Originally created 02/11/99

Spre-less Knicks look to old characteristics

NEW YORK -- Now that they've lost Latrell Sprewell, the new Knicks will start looking more like the old Knicks.

Kurt Thomas and Marcus Camby will fill the role formerly occupied by Charles Oakley, and Dennis Scott will do his best to be a latter-day John Starks, or Chris Mills.

"That's the bad thing about this, we traded two guys who came off the bench last year who were pretty good shooters and scorers," Knicks coach Jeff Van Gundy said Wednesday as his team prepared to play the Washington Wizards. "Our strength is going to have to be things that can be consistent every night -- defense and rebounding."

Off to an 0-2 start when Sprewell was healthy, New York now must get through the next 3-6 weeks without him.

That should mean more of the old style offense -- dumping the ball inside to Patrick Ewing or Larry Johnson and letting Allan Houston score from the perimeter.

Thomas, a power forward, replaced Sprewell in the starting lineup against the Wizards, and Larry Johnson moved from power forward to small forward -- the spot Sprewell was playing.

Sprewell, who has a slight stress fracture of the right heel, will rest the injury for three weeks before it is reevaluated.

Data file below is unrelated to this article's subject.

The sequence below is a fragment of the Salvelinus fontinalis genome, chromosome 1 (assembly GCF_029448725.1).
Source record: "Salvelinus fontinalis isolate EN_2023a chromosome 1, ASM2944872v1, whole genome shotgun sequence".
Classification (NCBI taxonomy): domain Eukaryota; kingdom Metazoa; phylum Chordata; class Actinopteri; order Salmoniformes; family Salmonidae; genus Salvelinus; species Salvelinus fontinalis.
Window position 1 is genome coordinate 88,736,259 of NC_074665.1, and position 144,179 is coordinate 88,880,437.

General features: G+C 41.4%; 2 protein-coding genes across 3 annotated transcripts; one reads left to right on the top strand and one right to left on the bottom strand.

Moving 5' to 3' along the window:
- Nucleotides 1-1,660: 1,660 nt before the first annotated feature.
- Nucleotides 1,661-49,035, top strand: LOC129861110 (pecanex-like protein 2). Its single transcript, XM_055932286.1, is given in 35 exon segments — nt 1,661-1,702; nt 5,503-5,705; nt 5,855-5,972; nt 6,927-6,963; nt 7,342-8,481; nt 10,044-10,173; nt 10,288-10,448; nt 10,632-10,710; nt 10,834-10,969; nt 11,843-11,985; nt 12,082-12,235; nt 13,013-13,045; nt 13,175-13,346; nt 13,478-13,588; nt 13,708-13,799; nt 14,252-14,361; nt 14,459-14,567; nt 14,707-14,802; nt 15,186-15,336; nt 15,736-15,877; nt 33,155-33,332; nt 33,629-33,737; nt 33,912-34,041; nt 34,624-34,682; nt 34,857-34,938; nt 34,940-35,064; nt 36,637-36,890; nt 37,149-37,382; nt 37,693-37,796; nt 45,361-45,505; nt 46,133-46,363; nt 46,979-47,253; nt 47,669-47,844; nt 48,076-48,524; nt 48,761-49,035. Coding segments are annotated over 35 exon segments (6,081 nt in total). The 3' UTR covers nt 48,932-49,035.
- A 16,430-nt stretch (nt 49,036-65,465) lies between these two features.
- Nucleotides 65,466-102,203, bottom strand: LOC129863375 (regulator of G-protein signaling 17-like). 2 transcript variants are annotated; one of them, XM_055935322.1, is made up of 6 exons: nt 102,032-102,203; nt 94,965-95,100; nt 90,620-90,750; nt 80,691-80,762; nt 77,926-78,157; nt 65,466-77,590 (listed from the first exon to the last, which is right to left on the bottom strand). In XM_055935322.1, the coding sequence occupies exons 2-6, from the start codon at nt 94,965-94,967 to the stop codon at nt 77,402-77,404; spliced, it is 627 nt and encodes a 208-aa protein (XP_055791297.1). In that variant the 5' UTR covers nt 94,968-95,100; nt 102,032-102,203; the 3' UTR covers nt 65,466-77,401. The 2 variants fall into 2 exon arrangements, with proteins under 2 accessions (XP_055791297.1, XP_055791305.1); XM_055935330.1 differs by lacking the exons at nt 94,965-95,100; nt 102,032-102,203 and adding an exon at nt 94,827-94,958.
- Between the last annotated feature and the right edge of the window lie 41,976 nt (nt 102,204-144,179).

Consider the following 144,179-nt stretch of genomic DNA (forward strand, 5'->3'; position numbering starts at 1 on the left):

"This is my first injury ever," Sprewell said, adding that it wouldn't have kept him from playing if this was playoff time. "With the way the fans have accepted me, I almost feel I'm letting them down, so it's more disappointing than frustrating."

Thomas, signed as a free agent during training camp, has been ahead of Camby on the depth chart since the day he arrived. Not as good of a jump shooter or foul shooter as Oakley, Thomas nonetheless should be able to provide the rebounding Oakley contributed before he was traded last summer for Camby.

Camby's work ethic and conditioning were criticized during training camp by his teammates and coach, and he played only six minutes in New York's first two games and did not score.

"We're not a big, strong physical type of defensive team," Van Gundy said, "but you can still be a good defensive team without as many physical players if you still have a presence in the lane.

"That's why I've been a little disappointed that we haven't made it known that the lane is ours," Van Gundy said.

Scott, who reported to camp somewhat out of shape, played seven minutes in New York's season-opener and did not score. He and Chris Childs will now be counted on to be the Knicks' primary scorers off the bench.

"Hopefully I can come off the bench and start popping shots (like Starks) and the crowd will fall in love with me," Scott said.

After playing Thursday at Chicago, the Knicks will be off until Monday.


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